The search for justice in Kenya’s post-election violence, which killed some 1,200 people and displaced hundreds of thousands of others in early 2008, appears to have taken a big step forward.
The International Criminal Court (ICC) in The Hague on Tuesday issued a summons to six senior Kenyans believed to be the most responsible for the violence. The six Kenyans, who are required to appear at the ICC on April 7 for a preliminary hearing, are public officials and media members named by ICC Chief Prosecutor Luis Moreno-Ocampo after a year-long investigation.
“The ICC’s decision means that six people implicated in Kenya’s post-election violence will have to answer to the court,” says Elizabeth Evenson, senior international justice counsel at Human Rights Watch. “The ICC summonses – which name some of Kenya’s most senior leaders – should serve as a wake-up call to Kenyan politicians and officials that they can be held to account.”
Thus far, former Education Minister William Ruto, former Police Commissioner Hussein Ali, top civil servant Francis Muthaura, and radio journalist Joshua Arap Sang have said they will appear before the ICC. Mr. Sang indicated he would challenge the ICC’s authority to hear charges against him.
"These judges are behaving like political activists as opposed to judicial officers," Capital FM radio quoted Mr. Sang’s lawyer, Kimutai Bosek, as saying. "We are not disobeying the court summons but we will challenge it before the appellate arm. My client is innocent and will challenge the prosecutor's allegations."
He is hardly alone in challenging the ICC.
Kenya’s parliament has fought hard to prevent the ICC process, urging President Mwai Kibaki to rescind the Rome Statute treaty that binds Kenya to support the world court. As part of a power-sharing agreement that created the current government, co-led by President Kibaki and Prime Minister Raila Odinga, Kenya was required to either investigate and try the suspects behind the post-election violence, or to allow the ICC to do it. By doing nothing, the Kenyan parliament gave the responsibility to the ICC, and now is feverishly arguing that it can, after all, handle the cases itself.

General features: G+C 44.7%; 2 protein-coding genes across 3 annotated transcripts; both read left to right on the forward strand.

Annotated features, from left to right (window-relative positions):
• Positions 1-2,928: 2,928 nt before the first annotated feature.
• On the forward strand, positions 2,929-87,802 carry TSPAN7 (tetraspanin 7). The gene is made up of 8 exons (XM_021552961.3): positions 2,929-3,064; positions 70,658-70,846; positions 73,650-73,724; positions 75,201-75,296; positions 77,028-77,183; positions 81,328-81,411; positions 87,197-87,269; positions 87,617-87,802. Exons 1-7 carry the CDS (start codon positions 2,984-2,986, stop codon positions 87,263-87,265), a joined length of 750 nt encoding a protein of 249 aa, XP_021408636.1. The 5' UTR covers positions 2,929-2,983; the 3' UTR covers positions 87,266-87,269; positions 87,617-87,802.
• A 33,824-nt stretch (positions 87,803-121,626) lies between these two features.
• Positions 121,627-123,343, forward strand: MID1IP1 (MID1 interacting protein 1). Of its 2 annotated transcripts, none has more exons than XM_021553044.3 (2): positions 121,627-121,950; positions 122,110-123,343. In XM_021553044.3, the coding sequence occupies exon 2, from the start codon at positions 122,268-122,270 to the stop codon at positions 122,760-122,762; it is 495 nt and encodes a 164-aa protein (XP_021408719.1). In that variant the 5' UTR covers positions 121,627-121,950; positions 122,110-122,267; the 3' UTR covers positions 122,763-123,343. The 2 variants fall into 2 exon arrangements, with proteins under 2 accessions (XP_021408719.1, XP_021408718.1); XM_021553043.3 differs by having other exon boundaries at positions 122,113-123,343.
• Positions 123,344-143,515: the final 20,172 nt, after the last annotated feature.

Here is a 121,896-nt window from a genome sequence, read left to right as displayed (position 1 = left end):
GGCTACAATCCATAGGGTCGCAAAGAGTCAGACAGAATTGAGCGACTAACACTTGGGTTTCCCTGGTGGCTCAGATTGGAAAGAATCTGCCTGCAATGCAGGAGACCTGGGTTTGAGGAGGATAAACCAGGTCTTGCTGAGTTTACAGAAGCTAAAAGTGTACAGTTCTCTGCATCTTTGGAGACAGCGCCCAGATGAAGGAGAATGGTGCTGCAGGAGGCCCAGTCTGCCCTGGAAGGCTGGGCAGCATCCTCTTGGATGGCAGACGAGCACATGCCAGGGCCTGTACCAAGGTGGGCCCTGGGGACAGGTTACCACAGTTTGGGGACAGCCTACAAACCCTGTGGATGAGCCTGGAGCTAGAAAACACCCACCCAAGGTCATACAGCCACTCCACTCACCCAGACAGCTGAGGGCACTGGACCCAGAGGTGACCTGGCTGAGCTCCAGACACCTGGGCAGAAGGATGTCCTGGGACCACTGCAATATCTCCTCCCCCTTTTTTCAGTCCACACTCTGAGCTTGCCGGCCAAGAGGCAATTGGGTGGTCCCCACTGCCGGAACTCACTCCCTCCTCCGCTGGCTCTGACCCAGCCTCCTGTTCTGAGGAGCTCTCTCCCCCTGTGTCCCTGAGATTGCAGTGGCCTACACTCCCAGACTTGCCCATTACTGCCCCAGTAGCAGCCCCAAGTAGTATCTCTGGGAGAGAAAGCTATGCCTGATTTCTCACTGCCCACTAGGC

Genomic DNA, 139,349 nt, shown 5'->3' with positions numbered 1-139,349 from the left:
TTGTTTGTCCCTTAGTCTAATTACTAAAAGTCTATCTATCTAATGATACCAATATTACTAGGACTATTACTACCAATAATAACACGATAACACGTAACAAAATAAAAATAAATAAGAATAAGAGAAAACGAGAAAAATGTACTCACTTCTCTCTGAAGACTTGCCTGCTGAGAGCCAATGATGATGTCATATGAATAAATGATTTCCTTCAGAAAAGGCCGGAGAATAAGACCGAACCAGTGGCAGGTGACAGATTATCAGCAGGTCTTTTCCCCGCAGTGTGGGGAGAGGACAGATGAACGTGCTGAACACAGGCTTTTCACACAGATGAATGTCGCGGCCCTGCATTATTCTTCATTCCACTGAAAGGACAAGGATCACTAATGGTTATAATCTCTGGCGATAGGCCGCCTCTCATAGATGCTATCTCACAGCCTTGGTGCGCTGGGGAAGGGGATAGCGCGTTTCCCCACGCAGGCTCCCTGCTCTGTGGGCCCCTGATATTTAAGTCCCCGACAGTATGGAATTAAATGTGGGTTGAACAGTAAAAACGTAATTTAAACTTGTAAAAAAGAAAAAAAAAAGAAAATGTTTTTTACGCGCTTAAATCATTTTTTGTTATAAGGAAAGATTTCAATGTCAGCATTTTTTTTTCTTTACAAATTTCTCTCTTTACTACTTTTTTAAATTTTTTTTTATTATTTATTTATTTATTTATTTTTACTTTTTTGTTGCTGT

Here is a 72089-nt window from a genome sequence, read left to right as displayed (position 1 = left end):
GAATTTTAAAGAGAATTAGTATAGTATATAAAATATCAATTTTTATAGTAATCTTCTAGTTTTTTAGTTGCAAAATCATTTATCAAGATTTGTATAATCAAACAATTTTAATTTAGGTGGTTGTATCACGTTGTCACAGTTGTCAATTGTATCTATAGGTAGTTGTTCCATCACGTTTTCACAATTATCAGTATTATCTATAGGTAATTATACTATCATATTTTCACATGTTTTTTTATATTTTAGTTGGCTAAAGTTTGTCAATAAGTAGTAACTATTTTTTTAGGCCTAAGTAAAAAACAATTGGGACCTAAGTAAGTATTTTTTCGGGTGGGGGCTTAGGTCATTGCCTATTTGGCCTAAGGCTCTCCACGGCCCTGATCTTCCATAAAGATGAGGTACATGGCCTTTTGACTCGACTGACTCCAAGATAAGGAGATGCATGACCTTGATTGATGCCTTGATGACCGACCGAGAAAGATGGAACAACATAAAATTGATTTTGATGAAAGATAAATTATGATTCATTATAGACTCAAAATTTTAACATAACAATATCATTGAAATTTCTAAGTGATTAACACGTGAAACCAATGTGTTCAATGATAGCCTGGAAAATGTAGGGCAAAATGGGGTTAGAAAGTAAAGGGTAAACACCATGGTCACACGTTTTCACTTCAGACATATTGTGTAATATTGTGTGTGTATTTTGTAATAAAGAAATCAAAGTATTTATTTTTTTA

For Kenyans, the post-election violence of December 2007 through February 2008 was a sign that ethnic politics had gone too far. The country’s top two parties fought a very close electoral race that was deeply flawed with vote rigging charges. Violence broke out when the country’s electoral commission (handpicked by Kibaki) chose Kibaki as the winner. Kenyans from Kibaki’s ethnic group, the Kikuyus, were beaten, harassed, and in some cases murdered.
Later, members of Mr. Odinga’s Luo ethnic group, and Mr. Ruto’s Kalenjin group, were murdered in Kikuyu majority towns like Naivasha. The crisis ended in late February 2008 after a month of mediation led by former UN Secretary General Kofi Annan, and his team of politically powerful African elders. (See four-part series "How Peace Came to Kenya.")
Even today, three years later, hundreds of thousands of Kenyans remain displaced from their homes, still too terrified to return.
While Kenya’s politicians see the ICC process as a threat to Kenya’s sovereignty, and Vice President Kalonzo Musyoka has traveled the region persuading leaders that Kenya has a right to reject the ICC, most opinion polls show that Kenyan citizens themselves overwhelmingly support the ICC process.
According to a poll conducted by the Synovote polling agency in September 2010, 54 percent of Kenyans surveyed said they preferred to have accused Kenyans sent to The Hague in the post-election violence cases. The ICC is so popular that Mr. Ocampo’s face can be seen plastered on many of Nairobi’s minibus taxis, alongside rap stars Tupac Shakur and Snoop Dogg.